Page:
Monday, June 23, 2014

Blackbird @ Frameline38 June 22, 2014

Director, Patrick-Ian Polk, producers, and stars in Blackbird
Blackbird directed by Patrick-Ian Polk features a star-studded lineup of talent with outstanding performances by newcomer to the screen Julian Walker as Randy Rousseau.

Haunted by Christ, Randy struggles with nocturnal emissions--leaks in his faith which he is unable to stop. Add to this a mother who has lost her mind with grief, younger sister abducted or missing for six years--yellow ribbons dangling from bare tree limbs like leaves or bottle fruit. Is this the new sacred tree? Will spirit descend and rectify the wrong? What can this devote, yet confused young Christian do with these dreams which are consuming his consciousness?

The dreams are so real the audience is confused as well until Randy awakens. By far, this is the strongest component of the film, which also features lovely scenes in church with the protagonist leading the choir in song. Other strong moments are those between Randy and his friends --  who know he is gay even though he denies it. Except for his sexuality confusion, his distraught mother and absentee dad, Randy is a pretty normal Southern boy (smile).

There are lovely moments where the friends (the two boys and a girlfriend) talk to him about his sexuality which is complicated by his feelings of guilt. We see Randy praying fervently for himself and his mother and missing sister. His dad (Isaiah Washington) is no longer in the home, but he is keeping an eye on his son, who he sees as he walks to or from school. He offers him a ride and finds amusement in his boy's assertiveness, even though I am sure it also pains him, when the child walks away.
Actors, Julian Walker & Kevin Allesee

Washington's character, Lance Rousseau, is the only one who gives his son space to see a different answer to his entreaties to the man on the cross. It is also interesting that Mr. Rousseau becomes the parent Randy calls on for help. Maybe it is his stubborn presence within the physical absence. There are many silences surrounding Randy which operate like voids or open spaces that further trap the faltering youth.

Mr. Rousseau tells his son about his younger life and his sexual trysts attended by his mother, to Randy's astonishment. This makes his son rethink his doubts about his faith. Perhaps he isn't cursed. Perhaps he isn't condemned. Perhaps he is okay just as he is.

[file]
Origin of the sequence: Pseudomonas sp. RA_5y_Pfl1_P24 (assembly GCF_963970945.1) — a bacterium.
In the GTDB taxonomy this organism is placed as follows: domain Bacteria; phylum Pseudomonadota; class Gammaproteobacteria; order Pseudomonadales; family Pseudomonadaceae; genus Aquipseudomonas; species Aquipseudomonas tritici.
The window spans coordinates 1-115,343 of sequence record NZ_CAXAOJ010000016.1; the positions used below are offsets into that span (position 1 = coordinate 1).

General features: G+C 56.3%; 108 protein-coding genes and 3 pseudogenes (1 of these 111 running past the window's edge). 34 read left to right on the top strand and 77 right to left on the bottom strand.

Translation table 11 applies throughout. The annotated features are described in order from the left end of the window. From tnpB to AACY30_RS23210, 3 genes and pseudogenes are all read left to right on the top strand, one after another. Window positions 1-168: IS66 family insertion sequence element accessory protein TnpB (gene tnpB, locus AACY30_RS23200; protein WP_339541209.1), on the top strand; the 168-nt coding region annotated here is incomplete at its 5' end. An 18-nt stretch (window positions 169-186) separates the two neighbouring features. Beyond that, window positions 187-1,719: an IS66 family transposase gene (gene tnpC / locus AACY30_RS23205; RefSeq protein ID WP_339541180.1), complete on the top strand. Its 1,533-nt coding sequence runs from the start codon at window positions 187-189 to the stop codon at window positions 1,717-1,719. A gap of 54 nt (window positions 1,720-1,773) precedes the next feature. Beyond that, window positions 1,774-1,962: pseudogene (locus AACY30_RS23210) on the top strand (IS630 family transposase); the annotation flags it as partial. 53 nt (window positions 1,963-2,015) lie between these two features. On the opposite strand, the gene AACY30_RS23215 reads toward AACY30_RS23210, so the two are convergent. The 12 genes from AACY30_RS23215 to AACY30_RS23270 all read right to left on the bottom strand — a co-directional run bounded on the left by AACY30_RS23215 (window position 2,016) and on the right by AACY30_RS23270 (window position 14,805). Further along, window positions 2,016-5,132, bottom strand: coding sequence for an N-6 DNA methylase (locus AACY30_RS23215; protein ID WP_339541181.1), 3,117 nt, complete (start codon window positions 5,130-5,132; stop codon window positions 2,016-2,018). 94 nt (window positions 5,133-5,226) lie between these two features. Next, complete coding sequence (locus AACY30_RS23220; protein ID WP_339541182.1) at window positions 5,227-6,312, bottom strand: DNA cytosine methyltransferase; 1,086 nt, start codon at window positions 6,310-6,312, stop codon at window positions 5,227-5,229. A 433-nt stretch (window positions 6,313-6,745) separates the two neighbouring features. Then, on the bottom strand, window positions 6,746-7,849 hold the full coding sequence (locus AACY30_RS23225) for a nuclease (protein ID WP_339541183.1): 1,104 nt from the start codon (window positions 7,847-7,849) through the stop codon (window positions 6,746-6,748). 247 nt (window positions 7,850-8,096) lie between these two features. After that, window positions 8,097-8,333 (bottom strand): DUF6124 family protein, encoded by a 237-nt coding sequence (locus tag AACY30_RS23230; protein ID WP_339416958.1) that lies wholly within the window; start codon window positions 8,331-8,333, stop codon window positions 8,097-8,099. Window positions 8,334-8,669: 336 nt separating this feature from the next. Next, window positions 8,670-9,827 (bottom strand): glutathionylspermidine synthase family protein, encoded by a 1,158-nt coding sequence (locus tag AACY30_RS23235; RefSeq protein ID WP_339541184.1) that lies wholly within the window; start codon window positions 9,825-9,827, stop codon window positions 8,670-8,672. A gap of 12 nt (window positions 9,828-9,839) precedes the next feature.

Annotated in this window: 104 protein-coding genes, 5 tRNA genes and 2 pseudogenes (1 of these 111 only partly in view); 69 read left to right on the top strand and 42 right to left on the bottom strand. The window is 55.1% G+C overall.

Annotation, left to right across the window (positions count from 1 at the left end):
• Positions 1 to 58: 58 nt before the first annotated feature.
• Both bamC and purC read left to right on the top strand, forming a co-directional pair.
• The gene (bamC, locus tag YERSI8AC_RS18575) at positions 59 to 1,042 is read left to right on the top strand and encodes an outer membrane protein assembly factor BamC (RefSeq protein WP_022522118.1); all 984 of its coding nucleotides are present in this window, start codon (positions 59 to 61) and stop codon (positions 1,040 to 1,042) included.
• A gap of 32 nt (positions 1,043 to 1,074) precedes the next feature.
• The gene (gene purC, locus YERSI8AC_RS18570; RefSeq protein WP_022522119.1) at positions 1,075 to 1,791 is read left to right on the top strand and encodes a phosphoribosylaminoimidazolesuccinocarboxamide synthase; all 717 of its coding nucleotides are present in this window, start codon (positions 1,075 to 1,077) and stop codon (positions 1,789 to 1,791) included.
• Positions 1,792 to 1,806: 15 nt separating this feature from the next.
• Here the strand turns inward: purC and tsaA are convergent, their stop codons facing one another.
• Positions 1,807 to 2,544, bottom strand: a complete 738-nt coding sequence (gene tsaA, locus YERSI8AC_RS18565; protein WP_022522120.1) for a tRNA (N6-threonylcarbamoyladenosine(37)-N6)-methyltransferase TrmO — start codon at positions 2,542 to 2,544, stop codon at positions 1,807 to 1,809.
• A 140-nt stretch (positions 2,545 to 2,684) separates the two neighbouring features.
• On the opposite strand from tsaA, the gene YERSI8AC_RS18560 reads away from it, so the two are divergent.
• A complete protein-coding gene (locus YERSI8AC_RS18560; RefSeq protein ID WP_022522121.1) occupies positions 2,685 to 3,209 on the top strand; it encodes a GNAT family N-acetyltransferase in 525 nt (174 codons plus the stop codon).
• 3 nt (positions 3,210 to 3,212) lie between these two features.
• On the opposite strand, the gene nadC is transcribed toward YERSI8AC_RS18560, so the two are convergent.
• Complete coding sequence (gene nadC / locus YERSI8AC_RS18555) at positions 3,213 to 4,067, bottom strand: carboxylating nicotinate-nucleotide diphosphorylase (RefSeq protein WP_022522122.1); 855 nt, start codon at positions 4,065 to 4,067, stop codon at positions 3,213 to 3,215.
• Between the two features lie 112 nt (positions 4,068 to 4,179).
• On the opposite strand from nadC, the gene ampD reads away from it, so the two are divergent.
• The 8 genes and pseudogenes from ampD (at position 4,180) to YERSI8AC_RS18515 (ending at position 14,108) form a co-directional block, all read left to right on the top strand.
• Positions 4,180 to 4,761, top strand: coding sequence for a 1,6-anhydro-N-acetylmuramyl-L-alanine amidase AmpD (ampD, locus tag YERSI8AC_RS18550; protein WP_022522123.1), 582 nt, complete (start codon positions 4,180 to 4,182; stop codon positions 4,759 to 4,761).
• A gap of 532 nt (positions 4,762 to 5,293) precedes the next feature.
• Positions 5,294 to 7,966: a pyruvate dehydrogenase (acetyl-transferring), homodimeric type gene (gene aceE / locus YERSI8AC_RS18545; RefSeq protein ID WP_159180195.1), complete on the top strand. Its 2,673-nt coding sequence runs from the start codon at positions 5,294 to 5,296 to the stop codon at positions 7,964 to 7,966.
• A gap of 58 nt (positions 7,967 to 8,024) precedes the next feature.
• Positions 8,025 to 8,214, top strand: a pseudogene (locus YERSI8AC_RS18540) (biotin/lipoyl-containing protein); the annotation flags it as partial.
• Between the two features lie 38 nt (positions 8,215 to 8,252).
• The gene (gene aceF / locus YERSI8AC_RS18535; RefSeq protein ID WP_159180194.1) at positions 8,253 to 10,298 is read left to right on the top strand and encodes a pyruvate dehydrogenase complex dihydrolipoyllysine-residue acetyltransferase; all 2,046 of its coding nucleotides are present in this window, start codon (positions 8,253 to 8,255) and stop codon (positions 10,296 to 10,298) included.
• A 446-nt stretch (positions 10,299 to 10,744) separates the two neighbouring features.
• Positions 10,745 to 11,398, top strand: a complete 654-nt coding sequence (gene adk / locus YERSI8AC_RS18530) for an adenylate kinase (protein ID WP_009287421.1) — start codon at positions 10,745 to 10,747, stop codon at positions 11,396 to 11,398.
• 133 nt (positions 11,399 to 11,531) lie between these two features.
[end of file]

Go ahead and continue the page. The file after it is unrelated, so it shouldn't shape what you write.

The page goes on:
His father is a patient man, who participates from the fringes in his family's life--his sorrow is of a different sort and gives another dimension to the concept: abandonment or absence. He is physically absent from the home, yet, he is more present than his wife, Claire Rousseau (Mo'Nique) who does not acknowledge the child she did not lose, Randy. Randy's pain is ours as we watch her ignore his needs, both emotional and physical. Her neglect adds another layer to the complexity of the adolescent's problem.

What will Randy do about these dreams which are becoming more like hallucinations when faced with the person who inspires these dreams? There are fine performances by the young cast, all from Mississippi, Harrisburg to be exact.

I know Hattiesburg, Mississippi. My uncle lived there and Genevieve Bayan and I stayed there when visiting New Medina where Imam Warith Deen Mohammed was speaking. New Medina was to be a Muslim town. There we met Muslims from around the country who had bought land here and were building homes and a school and a grocery store.The conference was at Southern University in Hattiesburg (where director received his undergraduate degree). My uncle and aunt had two homes there. They are in Picayune now. I think my cousin still lives there.
Director, Patrick-Ian Polk speaking w/cast
and producers of Blackbird

Adopted from Larry Duplechan's novel by the same title, writers Polk and Rikki Beadle-Blair (Metrosexuality, FIT) create a lilting beautiful tale of acceptance and triumph. At times a bit confusing, especially the concluding dream --nonetheless, we see a level of acceptance in this Southern town quite unlike what is anticipated when one thinks about the black church's reputation regarding homosexuality. It is rather amazing that Randy's close childhood friend is "out" and hangs with the minister's daughter and her boyfriend, who agrees to play a gay character in the senior class's closing production, they rename, Romeo and Jules. It is elements like this, which might not have happened were this not a film that add a nice fantasy element in keeping with the script and the story Polk tells.

Sexuality and sexual questions are ones all the close friends raise, Randy the only one who feels guilty. Mo'Nique's character is mourning and crazed by grief. She has checked out of her son's life and lives only for the return of her daughter, gone now for six years. One wonders how the protagonist has grown into the healthy kid he has given his mother's emotional absence as we cringe as we see the pain her negation has on his young still formative life.